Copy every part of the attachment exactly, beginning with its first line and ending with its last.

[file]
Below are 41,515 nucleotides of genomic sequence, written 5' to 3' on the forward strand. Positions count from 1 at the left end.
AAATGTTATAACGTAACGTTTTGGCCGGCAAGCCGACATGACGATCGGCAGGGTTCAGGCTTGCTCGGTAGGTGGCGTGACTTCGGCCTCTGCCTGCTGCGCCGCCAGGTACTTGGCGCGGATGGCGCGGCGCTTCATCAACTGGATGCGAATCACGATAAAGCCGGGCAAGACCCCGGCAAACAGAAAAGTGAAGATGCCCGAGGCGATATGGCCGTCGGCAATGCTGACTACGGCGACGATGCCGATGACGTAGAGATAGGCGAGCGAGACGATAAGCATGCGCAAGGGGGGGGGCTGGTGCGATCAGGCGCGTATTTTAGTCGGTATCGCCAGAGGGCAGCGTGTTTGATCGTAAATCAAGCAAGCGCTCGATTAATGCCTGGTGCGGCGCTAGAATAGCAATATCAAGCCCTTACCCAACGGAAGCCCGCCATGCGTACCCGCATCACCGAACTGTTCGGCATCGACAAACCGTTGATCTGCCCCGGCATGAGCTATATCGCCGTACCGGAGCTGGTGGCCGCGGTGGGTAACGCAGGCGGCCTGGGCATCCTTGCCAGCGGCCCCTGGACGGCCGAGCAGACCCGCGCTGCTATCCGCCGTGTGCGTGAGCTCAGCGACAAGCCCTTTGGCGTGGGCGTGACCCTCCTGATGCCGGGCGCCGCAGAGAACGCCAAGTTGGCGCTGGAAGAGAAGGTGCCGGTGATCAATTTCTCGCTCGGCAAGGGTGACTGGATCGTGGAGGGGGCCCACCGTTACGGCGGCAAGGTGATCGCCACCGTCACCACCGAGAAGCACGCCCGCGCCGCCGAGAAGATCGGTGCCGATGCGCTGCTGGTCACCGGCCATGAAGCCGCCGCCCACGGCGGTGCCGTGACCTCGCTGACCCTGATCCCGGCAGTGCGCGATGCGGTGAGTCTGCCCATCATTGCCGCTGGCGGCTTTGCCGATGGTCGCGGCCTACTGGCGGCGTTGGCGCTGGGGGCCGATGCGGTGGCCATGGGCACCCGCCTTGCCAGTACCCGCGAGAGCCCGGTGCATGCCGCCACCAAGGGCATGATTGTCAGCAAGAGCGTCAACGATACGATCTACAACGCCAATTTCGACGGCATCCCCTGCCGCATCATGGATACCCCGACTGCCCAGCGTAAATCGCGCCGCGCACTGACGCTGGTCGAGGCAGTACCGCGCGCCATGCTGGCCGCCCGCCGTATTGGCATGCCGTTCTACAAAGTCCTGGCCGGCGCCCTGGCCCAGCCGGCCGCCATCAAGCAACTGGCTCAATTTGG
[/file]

Below are 41,515 nucleotides of genomic sequence, written 5' to 3' on the forward strand. Positions count from 1 at the left end.
AAATGTTATAACGTAACGTTTTGGCCGGCAAGCCGACATGACGATCGGCAGGGTTCAGGCTTGCTCGGTAGGTGGCGTGACTTCGGCCTCTGCCTGCTGCGCCGCCAGGTACTTGGCGCGGATGGCGCGGCGCTTCATCAACTGGATGCGAATCACGATAAAGCCGGGCAAGACCCCGGCAAACAGAAAAGTGAAGATGCCCGAGGCGATATGGCCGTCGGCAATGCTGACTACGGCGACGATGCCGATGACGTAGAGATAGGCGAGCGAGACGATAAGCATGCGCAAGGGGGGGGGCTGGTGCGATCAGGCGCGTATTTTAGTCGGTATCGCCAGAGGGCAGCGTGTTTGATCGTAAATCAAGCAAGCGCTCGATTAATGCCTGGTGCGGCGCTAGAATAGCAATATCAAGCCCTTACCCAACGGAAGCCCGCCATGCGTACCCGCATCACCGAACTGTTCGGCATCGACAAACCGTTGATCTGCCCCGGCATGAGCTATATCGCCGTACCGGAGCTGGTGGCCGCGGTGGGTAACGCAGGCGGCCTGGGCATCCTTGCCAGCGGCCCCTGGACGGCCGAGCAGACCCGCGCTGCTATCCGCCGTGTGCGTGAGCTCAGCGACAAGCCCTTTGGCGTGGGCGTGACCCTCCTGATGCCGGGCGCCGCAGAGAACGCCAAGTTGGCGCTGGAAGAGAAGGTGCCGGTGATCAATTTCTCGCTCGGCAAGGGTGACTGGATCGTGGAGGGGGCCCACCGTTACGGCGGCAAGGTGATCGCCACCGTCACCACCGAGAAGCACGCCCGCGCCGCCGAGAAGATCGGTGCCGATGCGCTGCTGGTCACCGGCCATGAAGCCGCCGCCCACGGCGGTGCCGTGACCTCGCTGACCCTGATCCCGGCAGTGCGCGATGCGGTGAGTCTGCCCATCATTGCCGCTGGCGGCTTTGCCGATGGTCGCGGCCTACTGGCGGCGTTGGCGCTGGGGGCCGATGCGGTGGCCATGGGCACCCGCCTTGCCAGTACCCGCGAGAGCCCGGTGCATGCCGCCACCAAGGGCATGATTGTCAGCAAGAGCGTCAACGATACGATCTACAACGCCAATTTCGACGGCATCCCCTGCCGCATCATGGATACCCCGACTGCCCAGCGTAAATCGCGCCGCGCACTGACGCTGGTCGAGGCAGTACCGCGCGCCATGCTGGCCGCCCGCCGTATTGGCATGCCGTTCTACAAAGTCCTGGCCGGCGCCCTGGCCCAGCCGGCCGCCATCAAGCAACTGGCTCAATTTGG